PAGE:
9 Stairs PDF version
Stairs that are poorly designed can cause trips or falls so should be well configured. Many ambulatory persons with mobility impairments prefer stairs rather than ramps and elevators.
Stairs and ramps should be well illuminated so that they can easily be seen. Strongly patterned carpets should not be used on stairs since they cause perceptual problems, and obscure the definition of the tread edges.
9.2 Treads and Risers
Stairs with open risers are hazardous to persons who need a solid riser to guide their foot up the riser to the next step or who place canes or crutches against the riser of the next step.
9.2.1 A flight of stairs shall have
9.2.2 Treads and landings of interior and exterior stairs accessible to the public shall have a slip-resistant finish or be provided with slip-resistant strips which extend not more than 1 mm above the surface of the tread or landing. (OBC 126.96.36.199.(1))
Where projecting nosings are used, they must not have sharp or abrupt angles that prevent a foot from sliding up the riser.
9.4 Detectable Warning Surfaces
Detectable warning surfaces should be used consistently throughout the campus to warn people, particularly those with visual impairments, of an upcoming change in grade. Materials such as a textured rubberized surface are acceptable for interior use and brushed concrete for exterior use.
Detectable warning surfaces shall
9.5 Stair Handrails
Many people who are elderly or have disabilities rely on handrails to maintain balance and prevent serious falls. Handrail extensions at the top and bottom of stairs provide tactile cues for persons with visual impairments, and a continuous handrail will assist them in negotiating stairs at changes in direction. The extended handrail is useful for persons with physical limitations to steady themselves before climbing or descending the stairs. The "one-tread depth" extension at the bottom is to ensure that the horizontal handrail extension is at the same height as the handrail on the stairs. (See Figure 9.2)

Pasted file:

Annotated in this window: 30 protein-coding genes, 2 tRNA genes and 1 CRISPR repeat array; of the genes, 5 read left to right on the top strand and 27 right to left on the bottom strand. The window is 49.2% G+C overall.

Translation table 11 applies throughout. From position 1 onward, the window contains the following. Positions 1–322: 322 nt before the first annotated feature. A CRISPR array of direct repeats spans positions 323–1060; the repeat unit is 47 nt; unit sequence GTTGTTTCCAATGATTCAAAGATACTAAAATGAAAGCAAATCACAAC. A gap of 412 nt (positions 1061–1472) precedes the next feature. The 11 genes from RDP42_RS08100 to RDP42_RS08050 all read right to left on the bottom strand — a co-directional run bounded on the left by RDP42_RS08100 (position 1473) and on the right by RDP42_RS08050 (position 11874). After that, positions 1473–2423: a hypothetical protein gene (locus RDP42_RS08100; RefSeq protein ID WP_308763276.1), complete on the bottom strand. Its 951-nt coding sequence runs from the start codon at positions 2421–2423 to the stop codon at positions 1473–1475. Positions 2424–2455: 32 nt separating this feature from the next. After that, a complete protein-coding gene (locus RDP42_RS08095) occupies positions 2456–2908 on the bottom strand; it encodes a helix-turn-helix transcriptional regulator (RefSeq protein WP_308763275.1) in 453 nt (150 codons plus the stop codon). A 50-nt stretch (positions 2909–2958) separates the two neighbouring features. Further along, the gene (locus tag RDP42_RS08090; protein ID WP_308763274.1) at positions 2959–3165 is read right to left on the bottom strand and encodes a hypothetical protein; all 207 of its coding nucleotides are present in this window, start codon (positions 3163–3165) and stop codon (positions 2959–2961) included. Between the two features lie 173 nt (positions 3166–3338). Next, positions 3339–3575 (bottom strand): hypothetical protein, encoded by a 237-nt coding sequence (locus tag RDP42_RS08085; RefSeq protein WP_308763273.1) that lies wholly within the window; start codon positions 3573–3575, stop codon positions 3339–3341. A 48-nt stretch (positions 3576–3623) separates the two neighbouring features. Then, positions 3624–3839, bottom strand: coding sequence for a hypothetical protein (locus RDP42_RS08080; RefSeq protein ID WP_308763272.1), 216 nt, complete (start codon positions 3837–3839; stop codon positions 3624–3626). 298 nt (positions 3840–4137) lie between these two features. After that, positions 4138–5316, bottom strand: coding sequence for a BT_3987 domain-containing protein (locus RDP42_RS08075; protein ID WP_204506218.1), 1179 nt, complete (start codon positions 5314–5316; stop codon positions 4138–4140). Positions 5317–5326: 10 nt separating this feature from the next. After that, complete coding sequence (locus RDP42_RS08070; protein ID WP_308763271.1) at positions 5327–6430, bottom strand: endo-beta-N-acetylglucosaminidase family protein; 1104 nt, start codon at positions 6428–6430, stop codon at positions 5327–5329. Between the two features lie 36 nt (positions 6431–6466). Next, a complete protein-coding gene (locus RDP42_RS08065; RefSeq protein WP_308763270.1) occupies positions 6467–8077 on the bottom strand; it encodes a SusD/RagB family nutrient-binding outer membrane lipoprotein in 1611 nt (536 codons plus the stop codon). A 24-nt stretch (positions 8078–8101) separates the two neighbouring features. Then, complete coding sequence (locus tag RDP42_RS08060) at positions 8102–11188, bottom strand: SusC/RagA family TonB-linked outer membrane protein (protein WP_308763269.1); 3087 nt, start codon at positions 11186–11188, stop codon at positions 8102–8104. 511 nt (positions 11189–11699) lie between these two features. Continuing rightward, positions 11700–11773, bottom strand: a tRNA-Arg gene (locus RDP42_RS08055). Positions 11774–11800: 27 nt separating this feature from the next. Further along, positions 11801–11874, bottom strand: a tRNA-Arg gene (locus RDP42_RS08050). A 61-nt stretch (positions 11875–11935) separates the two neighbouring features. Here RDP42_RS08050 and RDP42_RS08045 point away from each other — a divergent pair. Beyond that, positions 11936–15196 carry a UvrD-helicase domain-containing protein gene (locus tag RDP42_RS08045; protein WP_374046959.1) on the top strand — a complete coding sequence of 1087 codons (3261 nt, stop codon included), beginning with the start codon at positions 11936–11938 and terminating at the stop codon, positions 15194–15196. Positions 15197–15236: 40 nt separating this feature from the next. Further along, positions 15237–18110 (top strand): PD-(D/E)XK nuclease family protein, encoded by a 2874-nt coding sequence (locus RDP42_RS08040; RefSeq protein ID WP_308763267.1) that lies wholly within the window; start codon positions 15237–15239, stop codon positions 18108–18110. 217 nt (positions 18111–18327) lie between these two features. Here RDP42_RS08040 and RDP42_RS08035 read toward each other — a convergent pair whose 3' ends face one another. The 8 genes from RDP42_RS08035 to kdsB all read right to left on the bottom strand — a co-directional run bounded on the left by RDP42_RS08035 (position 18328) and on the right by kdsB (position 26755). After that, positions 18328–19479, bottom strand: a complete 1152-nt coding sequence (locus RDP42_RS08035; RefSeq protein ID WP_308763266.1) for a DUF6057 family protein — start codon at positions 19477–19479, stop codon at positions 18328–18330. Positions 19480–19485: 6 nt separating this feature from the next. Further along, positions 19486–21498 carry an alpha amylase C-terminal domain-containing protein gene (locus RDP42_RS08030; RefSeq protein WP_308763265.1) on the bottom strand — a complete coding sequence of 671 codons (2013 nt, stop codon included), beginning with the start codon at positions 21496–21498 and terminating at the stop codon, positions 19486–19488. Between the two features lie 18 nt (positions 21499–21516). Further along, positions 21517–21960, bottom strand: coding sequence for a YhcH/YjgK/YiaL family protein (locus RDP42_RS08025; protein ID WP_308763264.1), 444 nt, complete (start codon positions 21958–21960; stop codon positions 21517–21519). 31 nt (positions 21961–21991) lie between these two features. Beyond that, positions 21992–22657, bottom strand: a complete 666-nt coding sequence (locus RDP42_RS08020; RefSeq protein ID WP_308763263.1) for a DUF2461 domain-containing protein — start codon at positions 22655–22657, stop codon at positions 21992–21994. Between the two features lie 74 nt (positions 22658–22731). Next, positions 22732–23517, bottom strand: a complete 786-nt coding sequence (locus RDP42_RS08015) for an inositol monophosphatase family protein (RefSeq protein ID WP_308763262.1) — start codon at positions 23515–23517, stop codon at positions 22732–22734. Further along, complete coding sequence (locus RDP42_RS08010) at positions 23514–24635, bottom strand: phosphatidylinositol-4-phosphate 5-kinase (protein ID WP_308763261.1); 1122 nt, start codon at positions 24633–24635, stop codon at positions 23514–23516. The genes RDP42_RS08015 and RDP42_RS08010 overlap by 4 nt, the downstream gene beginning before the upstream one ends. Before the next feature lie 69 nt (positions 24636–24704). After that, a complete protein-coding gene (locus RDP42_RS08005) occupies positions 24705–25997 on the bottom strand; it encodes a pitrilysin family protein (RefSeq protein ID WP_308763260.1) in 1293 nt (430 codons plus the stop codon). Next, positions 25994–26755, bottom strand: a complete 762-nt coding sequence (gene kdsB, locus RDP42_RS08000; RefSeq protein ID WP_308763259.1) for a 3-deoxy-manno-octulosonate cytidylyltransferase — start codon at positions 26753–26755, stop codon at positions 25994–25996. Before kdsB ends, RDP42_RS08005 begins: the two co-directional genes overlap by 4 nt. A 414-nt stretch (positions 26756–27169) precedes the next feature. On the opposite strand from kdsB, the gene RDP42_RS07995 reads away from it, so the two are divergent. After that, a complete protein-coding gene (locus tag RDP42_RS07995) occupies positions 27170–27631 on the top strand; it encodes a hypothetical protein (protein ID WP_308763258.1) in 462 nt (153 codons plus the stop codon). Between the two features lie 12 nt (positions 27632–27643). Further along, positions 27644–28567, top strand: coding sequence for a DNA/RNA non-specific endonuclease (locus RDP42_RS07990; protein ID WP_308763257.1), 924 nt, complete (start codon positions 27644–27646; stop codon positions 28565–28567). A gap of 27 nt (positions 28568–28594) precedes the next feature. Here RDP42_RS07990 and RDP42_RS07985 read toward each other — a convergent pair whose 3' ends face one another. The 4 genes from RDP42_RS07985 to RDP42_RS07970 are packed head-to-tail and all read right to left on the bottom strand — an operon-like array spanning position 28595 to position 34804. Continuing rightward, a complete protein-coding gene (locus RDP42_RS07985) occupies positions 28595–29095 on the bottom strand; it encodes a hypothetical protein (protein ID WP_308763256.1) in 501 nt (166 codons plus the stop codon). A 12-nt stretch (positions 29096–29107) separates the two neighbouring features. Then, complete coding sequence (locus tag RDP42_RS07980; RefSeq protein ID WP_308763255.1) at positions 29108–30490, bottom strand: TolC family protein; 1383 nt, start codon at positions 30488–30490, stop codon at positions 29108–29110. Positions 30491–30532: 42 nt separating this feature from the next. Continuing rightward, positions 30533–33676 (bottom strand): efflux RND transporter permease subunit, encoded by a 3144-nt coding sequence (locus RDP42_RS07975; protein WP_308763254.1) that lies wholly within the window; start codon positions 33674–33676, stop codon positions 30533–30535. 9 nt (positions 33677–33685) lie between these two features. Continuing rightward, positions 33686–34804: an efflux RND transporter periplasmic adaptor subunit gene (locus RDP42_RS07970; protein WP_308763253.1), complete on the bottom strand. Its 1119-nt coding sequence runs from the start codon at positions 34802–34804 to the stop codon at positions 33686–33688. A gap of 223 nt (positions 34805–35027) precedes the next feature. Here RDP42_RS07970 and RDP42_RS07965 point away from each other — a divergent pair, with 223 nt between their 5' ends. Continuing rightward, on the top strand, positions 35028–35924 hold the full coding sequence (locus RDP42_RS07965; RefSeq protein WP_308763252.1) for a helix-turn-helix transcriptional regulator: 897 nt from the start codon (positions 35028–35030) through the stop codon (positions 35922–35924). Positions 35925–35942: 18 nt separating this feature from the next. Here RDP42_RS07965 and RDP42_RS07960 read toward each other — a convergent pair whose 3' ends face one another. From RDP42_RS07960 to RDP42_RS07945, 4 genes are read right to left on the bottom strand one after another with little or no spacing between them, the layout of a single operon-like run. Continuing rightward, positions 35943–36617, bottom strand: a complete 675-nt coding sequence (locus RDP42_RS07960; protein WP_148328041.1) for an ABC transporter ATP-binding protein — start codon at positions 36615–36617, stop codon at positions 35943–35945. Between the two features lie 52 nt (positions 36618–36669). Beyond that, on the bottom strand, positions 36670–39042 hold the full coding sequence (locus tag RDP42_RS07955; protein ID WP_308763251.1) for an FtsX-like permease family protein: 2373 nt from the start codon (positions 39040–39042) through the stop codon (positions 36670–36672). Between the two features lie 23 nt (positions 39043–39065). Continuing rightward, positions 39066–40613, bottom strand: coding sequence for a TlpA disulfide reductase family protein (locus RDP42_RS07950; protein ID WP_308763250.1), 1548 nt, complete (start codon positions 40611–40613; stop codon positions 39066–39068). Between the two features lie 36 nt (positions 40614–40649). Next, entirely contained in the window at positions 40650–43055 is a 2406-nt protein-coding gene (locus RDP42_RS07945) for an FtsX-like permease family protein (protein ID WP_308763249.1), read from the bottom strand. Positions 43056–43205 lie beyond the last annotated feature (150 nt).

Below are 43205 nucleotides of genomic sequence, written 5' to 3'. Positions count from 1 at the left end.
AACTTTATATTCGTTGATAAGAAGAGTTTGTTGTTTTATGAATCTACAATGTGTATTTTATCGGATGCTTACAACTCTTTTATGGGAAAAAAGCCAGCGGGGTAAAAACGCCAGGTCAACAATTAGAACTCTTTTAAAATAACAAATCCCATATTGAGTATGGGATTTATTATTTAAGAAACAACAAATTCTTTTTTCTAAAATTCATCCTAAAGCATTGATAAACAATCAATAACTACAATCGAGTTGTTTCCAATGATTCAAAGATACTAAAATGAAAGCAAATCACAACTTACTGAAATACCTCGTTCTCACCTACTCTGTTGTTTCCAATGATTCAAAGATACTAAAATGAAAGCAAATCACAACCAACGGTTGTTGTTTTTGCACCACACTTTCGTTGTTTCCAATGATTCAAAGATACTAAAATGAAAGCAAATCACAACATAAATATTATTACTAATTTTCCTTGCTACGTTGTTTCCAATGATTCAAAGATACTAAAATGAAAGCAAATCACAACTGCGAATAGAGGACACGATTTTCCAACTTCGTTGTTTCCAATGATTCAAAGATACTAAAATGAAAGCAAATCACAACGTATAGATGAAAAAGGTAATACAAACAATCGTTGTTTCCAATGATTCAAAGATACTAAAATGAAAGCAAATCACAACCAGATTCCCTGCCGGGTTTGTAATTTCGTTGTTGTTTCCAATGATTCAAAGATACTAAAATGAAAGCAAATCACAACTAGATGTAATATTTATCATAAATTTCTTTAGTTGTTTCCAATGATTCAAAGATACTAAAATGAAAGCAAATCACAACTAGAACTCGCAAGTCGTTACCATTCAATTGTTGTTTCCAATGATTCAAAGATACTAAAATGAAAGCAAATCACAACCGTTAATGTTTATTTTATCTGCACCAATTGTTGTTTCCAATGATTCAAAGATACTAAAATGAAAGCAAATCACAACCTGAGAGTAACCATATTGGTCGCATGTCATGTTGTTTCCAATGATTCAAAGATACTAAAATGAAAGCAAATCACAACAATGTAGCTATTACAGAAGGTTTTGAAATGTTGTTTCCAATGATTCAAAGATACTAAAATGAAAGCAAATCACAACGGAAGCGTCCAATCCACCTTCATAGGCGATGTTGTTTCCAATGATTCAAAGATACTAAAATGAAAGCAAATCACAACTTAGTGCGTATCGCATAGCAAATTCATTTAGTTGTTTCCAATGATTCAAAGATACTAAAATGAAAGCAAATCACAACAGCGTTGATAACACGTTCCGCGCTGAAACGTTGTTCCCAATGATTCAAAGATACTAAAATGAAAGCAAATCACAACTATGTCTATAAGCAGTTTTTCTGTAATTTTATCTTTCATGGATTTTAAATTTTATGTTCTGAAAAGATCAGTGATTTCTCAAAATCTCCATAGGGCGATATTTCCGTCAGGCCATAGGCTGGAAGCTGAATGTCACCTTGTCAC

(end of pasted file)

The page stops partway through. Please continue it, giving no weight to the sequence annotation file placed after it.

Handrail extensions should not project into another path of travel, and handrails should return to the wall, floor or post so as not to constitute a hazard.
Handrails for stairs shall
f) have a distance between handrails of 920 to 1000 mm.
Handrails are extremely important features and should be designed to be easy to grasp and to provide a firm and comfortable grip so the hand can slide along the rail without obstruction.
A circular section with a diameter not more than 40 mm is the preferred shape so that the thumb and fingers can lock around the handrail. Wide or deep handrails which allow only a pinched grip are undesirable unless a proper hand-size grasping area is provided (See Figure 9.6). Standard pipe sizes designated by the industry as 32 to 38 mm meet the requirements of clause 9.6a.
e) have textured cuing on the underside of the handrail of exit floors. (To alert persons who are blind of exit levels).
Where a wall has the handrail that is recessed, the recess shall extend at least 450 mm above the top of the rail (Figure 9.6). The maximum clearance allowed is to provide for adequate gripping room and to prevent injuries from arms slipping through the openings.
9.7 Guards (OBC 188.8.131.52)
Every exit such as a ramp, stairway or passageway shall have a wall or a well-secured guard on each side. (OBC 184.108.40.206.(1))
The height of guards on exit ramps and their landings shall be not less than 1070 mm measured vertically to the top of the guard from the ramp surface. (OBC 220.127.116.11.(3))
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